1. ## Show not Hausdorff

Define an equivalence relation in $\displaystyle X=[0,1]\times[0,1]$, by declaring $\displaystyle (s_0,t_0)\equiv(s_1,t_1)$ if and only if $\displaystyle t_0=t_1>0$. Describe the quotient space $\displaystyle X/\equiv$ and show that it is not a Hausdorff space.

My solution:
Let $\displaystyle \pi:X\rightarrow X/\equiv$ be the projection map. The equivalence class $\displaystyle \pi((s,0))$ of $\displaystyle (s,0)$, where $\displaystyle s\in[0.1]$, is $\displaystyle (s,0)$ since $\displaystyle t=0$.
If $\displaystyle (s_1,t_1)\equiv(s_2,t_2)$ then $\displaystyle t_1=t_2$. Then the equivalence class $\displaystyle \pi((s,t))$ of $\displaystyle (s,t)$, where $\displaystyle t\in(0,1]$, is $\displaystyle \{(s_i,t)|s_i\in[0,1]\}$.
Thus the set $\displaystyle X/\equiv$ is the union of $\displaystyle \{(s,0)|s\in[0,1]\}$ and $\displaystyle \{(s_i,t)|s_i\in[0,1]\}$ for all $\displaystyle t$.

Can someone help me show that this space is not a Hausdorff space? Thanks

2. Originally Posted by bram kierkels
Define an equivalence relation in $\displaystyle X=[0,1]\times[0,1]$, by declaring $\displaystyle (s_0,t_0)\equiv(s_1,t_1)$ if and only if $\displaystyle t_0=t_1>0$. Describe the quotient space $\displaystyle X/\equiv$ and show that it is not a Hausdorff space.

My solution:
Let $\displaystyle \pi:X\rightarrow X/\equiv$ be the projection map. The equivalence class $\displaystyle \pi((s,0))$ of $\displaystyle (s,0)$, where $\displaystyle s\in[0.1]$, is $\displaystyle (s,0)$ since $\displaystyle t=0$.
If $\displaystyle (s_1,t_1)\equiv(s_2,t_2)$ then $\displaystyle t_1=t_2$. Then the equivalence class $\displaystyle \pi((s,t))$ of $\displaystyle (s,t)$, where $\displaystyle t\in(0,1]$, is $\displaystyle \{(s_i,t)|s_i\in[0,1]\}$.
Thus the set $\displaystyle X/\equiv$ is the union of $\displaystyle \{(s,0)|s\in[0,1]\}$ and $\displaystyle \{(s_i,t)|s_i\in[0,1]\}$ for all $\displaystyle t$.

Can someone help me show that this space is not a Hausdorff space?
If a space is Hausdorff then a convergent sequence has a unique limit point. You could show that this space is non-Hausdorff by showing that the sequence $\displaystyle (x_n)$ given by $\displaystyle x_n = (0,1/n)$ converges to all the points $\displaystyle (s,0)\;\,(s\in[0,1])$.

3. Originally Posted by Opalg
If a space is Hausdorff then a convergent sequence has a unique limit point. You could show that this space is non-Hausdorff by showing that the sequence $\displaystyle (x_n)$ given by $\displaystyle x_n = (0,1/n)$ converges to all the points $\displaystyle (s,0)\;\,(s\in[0,1])$.

Thanks, but why does this sequence converges to (s,0)? For every open neigborhood $\displaystyle (s_i,0)\times(s_{i+1},0), s_i\leq s\leq s_{i+1}$ there is no $\displaystyle N$ such that $\displaystyle x_i\in(s_i,0)\times(s_{i+1},0)$ for all $\displaystyle i>N$..?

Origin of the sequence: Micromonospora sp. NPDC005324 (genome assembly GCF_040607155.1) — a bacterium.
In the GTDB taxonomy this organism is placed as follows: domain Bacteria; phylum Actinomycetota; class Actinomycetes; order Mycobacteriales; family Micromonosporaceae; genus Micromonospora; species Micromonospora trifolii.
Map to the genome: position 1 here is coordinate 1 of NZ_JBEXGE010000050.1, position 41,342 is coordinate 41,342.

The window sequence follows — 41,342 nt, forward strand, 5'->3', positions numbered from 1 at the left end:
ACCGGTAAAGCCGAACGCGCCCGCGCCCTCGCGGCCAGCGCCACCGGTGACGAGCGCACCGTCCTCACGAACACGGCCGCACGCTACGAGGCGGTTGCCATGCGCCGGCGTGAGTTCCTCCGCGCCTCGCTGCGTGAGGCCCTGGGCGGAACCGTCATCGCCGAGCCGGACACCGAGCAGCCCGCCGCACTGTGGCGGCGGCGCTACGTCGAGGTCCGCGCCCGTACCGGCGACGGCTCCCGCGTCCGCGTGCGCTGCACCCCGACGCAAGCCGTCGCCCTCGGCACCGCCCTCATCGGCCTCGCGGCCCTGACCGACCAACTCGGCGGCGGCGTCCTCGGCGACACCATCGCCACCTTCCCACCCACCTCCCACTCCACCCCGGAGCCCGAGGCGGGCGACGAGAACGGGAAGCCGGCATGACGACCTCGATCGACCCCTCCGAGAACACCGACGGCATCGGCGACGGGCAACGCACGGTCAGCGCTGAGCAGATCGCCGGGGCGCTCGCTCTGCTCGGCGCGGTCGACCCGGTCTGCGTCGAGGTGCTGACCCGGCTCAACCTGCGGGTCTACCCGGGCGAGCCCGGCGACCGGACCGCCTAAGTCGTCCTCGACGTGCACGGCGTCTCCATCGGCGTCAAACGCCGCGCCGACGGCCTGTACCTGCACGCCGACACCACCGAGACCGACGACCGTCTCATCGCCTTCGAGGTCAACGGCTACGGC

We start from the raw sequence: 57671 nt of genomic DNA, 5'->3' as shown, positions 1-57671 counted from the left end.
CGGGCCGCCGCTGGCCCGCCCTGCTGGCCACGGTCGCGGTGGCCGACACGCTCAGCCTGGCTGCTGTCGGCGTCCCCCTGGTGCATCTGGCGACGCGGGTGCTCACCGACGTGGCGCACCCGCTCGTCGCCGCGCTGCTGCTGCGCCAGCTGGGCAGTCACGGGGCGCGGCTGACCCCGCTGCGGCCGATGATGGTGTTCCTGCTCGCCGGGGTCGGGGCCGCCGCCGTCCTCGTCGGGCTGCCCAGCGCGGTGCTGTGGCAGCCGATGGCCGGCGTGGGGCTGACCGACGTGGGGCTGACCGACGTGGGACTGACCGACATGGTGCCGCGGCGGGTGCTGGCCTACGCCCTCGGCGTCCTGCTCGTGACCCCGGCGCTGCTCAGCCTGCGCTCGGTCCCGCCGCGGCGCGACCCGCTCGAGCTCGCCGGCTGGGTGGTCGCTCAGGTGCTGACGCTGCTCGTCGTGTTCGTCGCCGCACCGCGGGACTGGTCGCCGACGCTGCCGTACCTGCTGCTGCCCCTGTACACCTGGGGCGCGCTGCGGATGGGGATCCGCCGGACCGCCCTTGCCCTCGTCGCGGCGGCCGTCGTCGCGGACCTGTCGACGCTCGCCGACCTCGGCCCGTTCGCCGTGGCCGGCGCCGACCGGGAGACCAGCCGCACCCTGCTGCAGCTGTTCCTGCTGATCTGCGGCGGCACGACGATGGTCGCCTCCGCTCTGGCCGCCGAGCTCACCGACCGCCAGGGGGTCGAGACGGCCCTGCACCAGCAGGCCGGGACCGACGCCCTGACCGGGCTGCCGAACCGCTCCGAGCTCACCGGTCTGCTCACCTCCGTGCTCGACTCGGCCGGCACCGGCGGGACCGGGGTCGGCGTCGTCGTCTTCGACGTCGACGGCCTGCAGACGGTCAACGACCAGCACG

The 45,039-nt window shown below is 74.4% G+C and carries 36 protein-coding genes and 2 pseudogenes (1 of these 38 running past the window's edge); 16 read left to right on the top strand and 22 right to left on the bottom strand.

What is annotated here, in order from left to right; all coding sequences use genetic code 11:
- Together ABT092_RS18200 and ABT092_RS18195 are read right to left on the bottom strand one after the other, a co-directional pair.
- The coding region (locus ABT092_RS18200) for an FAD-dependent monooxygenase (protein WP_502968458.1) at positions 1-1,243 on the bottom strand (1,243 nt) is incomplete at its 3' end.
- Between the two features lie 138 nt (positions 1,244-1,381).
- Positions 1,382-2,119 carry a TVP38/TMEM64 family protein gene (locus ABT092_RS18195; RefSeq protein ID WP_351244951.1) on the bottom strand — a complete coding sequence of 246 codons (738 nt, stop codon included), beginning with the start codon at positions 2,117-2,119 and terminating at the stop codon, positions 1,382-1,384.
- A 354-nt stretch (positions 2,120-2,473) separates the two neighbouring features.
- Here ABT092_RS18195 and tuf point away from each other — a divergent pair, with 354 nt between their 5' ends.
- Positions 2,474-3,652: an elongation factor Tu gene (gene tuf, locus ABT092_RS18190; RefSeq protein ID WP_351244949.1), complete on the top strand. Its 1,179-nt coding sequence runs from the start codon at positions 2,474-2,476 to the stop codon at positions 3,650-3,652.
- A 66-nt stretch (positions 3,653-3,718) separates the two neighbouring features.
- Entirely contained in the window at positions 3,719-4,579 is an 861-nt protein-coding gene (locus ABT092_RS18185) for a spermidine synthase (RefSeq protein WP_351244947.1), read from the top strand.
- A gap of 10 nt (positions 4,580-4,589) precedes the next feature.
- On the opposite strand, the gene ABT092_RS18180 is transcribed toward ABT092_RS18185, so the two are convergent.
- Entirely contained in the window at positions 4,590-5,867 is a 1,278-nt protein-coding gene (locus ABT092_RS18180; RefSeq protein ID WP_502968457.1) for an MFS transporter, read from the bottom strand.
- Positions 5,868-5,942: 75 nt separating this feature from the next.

4. Originally Posted by bram kierkels
Thanks, but why does this sequence converges to (s,0)? For every open neigborhood $\displaystyle (s_i,0)\times(s_{i+1},0), s_i\leq s\leq s_{i+1}$ there is no $\displaystyle N$ such that $\displaystyle x_i\in(s_i,0)\times(s_{i+1},0)$ for all $\displaystyle i>N$..?
I don't understand what you mean by the "open neigborhood $\displaystyle (s_i,0)\times(s_{i+1},0), s_i\leq s\leq s_{i+1}$".

The way I think of it is that the projection map $\displaystyle \pi$ is continuous. So if $\displaystyle x_n\to x$ in $\displaystyle X$ then $\displaystyle \pi(x_n)\to\pi(x)$. Since $\displaystyle (s,1/n)\to(s,0)$ in $\displaystyle X$ (for each $\displaystyle s\in[0,1]$), it follows that $\displaystyle \pi(s,1/n)\to\pi((s,0)$. But $\displaystyle \pi(s,1/n) = \pi(0,1/n) = \pi(x_n)$. It follows that $\displaystyle \pi(x_n)\to(s,0)$ in the quotient space.

5. Originally Posted by bram kierkels
Define an equivalence relation in $\displaystyle X=[0,1]\times[0,1]$, by declaring $\displaystyle (s_0,t_0)\equiv(s_1,t_1)$ if and only if $\displaystyle t_0=t_1>0$. Describe the quotient space $\displaystyle X/\equiv$ and show that it is not a Hausdorff space.

My solution:
Let $\displaystyle \pi:X\rightarrow X/\equiv$ be the projection map. The equivalence class $\displaystyle \pi((s,0))$ of $\displaystyle (s,0)$, where $\displaystyle s\in[0.1]$, is $\displaystyle (s,0)$ since $\displaystyle t=0$.
If $\displaystyle (s_1,t_1)\equiv(s_2,t_2)$ then $\displaystyle t_1=t_2$. Then the equivalence class $\displaystyle \pi((s,t))$ of $\displaystyle (s,t)$, where $\displaystyle t\in(0,1]$, is $\displaystyle \{(s_i,t)|s_i\in[0,1]\}$.
Thus the set $\displaystyle X/\equiv$ is the union of $\displaystyle \{(s,0)|s\in[0,1]\}$ and $\displaystyle \{(s_i,t)|s_i\in[0,1]\}$ for all $\displaystyle t$.

Can someone help me show that this space is not a Hausdorff space? Thanks
Another possible way is to notice the following theorem:
Theorem: Let $\displaystyle X$ be a compact Hausdorff space and $\displaystyle q:X\to Y$ a quotient map. Then, $\displaystyle Y$ is Hausdorff if and only if $\displaystyle q$ is closed.